Weathering the Storm: The 1993 Mississippi Flood

How did Midwestern subscribers of MOTHER EARTH NEWS fare after the great 1993 Mississippi flood?


| December/January 1993



1993 Mississippi flood - street boating

Boats and rafts replace cars along many of the flooded streets of this river town in Iowa.


CHRIS STEWART/BLACK STAR

For much of the country, the 1993 Mississippi Flood is out of sight, out of mind. Headlines dropped from front pages as newspapers and magazines moved onto fresher, more timely tragedies. But throughout the Midwest, federal disaster relief has yet to come and the pace of disaster recovery is slow. Thousands are still struggling to get back on their feet.

More than 73,000 homes, 23 million farm acres, and $10 billion worth of flood damage has been done. Concerned about our subscribers who live in the nine states hit by the flood: Kansas, Missouri, North Dakota, Iowa, South Dakota, Illinois, Nebraska, Minnesota, and Wisconsin, MOTHER EARTH NEWS called a number of them to find out how they were faring.

For some the flood meant a week without showering; for others it meant the loss of their home, their income, and virtually all of their personal belongings. While their stories varied dramatically, most subscribers had little faith in the federal government's ability to help them out but a strong dedication to their community as a powerful resource. Despite the amount of devastation that occurred, not one of them had any intention of moving away from their town.

Below are the stories of three subscribers who have been busy cleaning up the damage and continuing to move forward. To all our recovering readers: we wish you luck and hope to hear how you're doing.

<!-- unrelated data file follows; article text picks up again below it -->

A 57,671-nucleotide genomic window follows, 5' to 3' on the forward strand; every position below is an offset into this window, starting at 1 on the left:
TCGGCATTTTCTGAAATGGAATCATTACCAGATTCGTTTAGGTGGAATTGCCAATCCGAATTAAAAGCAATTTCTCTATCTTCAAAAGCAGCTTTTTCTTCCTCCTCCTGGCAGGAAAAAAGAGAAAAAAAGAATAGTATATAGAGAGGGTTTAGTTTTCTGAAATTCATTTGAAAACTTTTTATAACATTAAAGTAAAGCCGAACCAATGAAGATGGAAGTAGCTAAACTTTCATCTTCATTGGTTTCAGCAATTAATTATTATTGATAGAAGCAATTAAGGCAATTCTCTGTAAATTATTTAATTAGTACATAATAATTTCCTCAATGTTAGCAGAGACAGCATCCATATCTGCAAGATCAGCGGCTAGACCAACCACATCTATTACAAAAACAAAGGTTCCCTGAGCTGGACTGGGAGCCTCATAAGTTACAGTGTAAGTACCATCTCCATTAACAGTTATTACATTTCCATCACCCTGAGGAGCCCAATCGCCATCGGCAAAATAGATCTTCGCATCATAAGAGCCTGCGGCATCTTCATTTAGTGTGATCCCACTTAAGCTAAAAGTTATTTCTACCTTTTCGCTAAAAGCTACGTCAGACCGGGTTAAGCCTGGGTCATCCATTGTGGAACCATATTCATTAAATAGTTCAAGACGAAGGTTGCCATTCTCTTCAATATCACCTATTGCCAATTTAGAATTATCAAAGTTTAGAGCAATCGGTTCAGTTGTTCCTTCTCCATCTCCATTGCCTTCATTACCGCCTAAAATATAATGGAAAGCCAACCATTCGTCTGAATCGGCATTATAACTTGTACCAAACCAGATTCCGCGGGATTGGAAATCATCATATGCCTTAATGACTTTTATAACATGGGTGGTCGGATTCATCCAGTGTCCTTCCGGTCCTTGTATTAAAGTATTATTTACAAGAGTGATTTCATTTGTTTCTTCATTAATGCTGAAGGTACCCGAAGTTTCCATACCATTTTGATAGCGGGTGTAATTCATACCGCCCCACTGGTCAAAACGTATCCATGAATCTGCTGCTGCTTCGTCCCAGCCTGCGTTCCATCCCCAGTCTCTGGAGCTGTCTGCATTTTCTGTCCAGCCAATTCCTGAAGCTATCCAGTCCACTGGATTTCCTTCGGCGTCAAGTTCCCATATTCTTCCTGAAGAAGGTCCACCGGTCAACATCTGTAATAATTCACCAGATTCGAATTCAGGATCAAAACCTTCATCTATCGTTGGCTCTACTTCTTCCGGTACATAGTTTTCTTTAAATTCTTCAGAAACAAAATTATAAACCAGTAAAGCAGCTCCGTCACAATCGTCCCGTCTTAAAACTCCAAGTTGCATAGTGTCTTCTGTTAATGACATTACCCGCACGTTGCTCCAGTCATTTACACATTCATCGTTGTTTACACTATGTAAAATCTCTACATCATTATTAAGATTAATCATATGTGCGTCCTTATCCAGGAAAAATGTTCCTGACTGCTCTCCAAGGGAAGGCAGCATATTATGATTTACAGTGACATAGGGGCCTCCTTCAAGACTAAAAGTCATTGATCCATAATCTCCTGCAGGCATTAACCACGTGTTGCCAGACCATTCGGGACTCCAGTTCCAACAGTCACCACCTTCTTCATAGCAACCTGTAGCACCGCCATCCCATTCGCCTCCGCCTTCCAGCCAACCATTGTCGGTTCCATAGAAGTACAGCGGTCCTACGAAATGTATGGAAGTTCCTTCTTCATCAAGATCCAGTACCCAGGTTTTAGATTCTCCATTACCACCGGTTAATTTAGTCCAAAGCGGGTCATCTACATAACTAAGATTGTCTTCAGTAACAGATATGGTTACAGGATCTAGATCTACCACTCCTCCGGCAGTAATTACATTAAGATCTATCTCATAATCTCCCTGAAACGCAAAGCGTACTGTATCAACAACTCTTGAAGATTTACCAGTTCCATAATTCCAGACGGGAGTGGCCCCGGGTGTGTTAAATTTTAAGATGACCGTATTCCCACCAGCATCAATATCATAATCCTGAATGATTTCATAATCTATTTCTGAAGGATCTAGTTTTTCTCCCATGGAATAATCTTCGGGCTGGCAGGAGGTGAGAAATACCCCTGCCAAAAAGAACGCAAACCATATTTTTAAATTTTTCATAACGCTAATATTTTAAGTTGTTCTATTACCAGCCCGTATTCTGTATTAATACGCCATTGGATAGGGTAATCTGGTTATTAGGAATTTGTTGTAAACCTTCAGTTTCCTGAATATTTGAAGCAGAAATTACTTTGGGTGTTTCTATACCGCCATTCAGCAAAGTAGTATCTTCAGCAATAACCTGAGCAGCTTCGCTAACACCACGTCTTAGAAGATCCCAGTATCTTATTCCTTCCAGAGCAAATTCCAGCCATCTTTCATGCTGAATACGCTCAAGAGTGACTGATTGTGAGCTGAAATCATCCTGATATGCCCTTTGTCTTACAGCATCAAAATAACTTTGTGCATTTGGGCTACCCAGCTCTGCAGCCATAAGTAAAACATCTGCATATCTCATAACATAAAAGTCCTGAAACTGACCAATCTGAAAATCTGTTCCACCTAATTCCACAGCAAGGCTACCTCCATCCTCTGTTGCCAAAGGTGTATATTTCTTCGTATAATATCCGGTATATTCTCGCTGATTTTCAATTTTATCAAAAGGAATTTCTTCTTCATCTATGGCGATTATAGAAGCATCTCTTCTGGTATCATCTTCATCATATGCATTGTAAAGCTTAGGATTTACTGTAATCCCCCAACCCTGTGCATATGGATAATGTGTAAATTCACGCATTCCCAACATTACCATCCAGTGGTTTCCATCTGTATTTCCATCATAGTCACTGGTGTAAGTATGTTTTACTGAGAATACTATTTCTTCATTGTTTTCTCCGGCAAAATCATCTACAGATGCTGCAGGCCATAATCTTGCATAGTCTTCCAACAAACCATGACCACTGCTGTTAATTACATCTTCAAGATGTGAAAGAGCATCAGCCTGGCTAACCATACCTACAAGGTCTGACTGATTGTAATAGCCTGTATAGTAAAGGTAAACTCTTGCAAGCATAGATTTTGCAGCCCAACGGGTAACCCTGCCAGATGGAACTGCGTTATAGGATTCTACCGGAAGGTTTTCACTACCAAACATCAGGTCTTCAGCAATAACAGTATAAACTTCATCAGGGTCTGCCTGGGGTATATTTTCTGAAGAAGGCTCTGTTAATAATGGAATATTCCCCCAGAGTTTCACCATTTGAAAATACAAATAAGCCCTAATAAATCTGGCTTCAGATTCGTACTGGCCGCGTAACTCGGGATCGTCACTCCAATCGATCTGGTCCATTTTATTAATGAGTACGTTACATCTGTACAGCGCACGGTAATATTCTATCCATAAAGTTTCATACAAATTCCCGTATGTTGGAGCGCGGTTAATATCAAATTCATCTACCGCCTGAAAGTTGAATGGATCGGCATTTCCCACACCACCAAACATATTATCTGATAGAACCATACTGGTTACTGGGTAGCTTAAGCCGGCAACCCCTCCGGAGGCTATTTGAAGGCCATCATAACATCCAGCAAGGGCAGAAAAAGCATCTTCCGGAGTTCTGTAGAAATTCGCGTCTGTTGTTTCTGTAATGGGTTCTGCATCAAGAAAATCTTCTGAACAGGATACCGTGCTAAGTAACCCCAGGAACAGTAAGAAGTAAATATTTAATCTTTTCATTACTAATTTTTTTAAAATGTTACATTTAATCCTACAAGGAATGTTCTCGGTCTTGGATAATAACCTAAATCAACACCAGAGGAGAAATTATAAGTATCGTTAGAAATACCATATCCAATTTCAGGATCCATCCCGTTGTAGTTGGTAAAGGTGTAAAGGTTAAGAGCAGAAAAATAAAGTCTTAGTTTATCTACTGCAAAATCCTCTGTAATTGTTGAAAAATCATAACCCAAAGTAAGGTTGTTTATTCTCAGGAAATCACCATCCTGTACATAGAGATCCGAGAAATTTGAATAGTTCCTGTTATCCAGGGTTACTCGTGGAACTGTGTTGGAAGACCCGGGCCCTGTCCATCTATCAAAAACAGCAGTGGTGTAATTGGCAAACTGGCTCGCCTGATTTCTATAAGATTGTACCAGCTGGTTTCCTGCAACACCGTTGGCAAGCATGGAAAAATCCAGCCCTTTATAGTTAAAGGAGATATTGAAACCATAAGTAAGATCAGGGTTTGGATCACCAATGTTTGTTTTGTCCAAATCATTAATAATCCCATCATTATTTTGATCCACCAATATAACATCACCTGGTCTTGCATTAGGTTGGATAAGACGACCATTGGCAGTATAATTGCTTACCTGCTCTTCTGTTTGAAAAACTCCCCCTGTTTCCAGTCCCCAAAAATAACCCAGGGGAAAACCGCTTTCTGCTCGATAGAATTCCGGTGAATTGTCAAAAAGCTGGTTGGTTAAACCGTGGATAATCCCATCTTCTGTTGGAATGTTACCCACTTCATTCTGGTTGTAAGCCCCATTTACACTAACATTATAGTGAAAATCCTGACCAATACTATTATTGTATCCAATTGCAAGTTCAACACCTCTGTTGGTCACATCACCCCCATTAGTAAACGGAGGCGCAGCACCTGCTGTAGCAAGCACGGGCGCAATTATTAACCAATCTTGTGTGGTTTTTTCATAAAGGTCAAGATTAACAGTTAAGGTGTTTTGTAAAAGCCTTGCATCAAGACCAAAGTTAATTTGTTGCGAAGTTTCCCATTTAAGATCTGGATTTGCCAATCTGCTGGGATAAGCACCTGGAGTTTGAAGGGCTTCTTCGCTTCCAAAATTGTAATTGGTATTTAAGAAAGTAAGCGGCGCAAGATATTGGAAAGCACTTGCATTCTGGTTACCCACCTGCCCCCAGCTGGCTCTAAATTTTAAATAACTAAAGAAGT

Merry Anne Burrier of Leighton, Iowa

Merry Anne Burrier lives in the Des Moines River Valley of Leighton, Iowa, about 3/4 of a mile from the river. She's used to having water seep into her basement and wasn't worried when it started flooding the room this summer. While the sump pump that she and husband George kept there worked for a while, the water eventually climbed so high that Merry Anne was sure the basement walls would cave in. To equalize the pressure, they pulled the pump out and let the room fill. When it finally stopped, almost five feet of water had settled in the basement.

Two weeks later, Merry Anne woke up to find the river in her backyard 50 feet from her house and fast approaching. Worried that the main floors of her house and barn would be flooded, she and George started moving household items to her parents' house, two miles away.

"I didn't want to be woken up at 2 A.M. by someone telling us we had to get out right away and that we could take our kids and nothing else," says Merry Anne.





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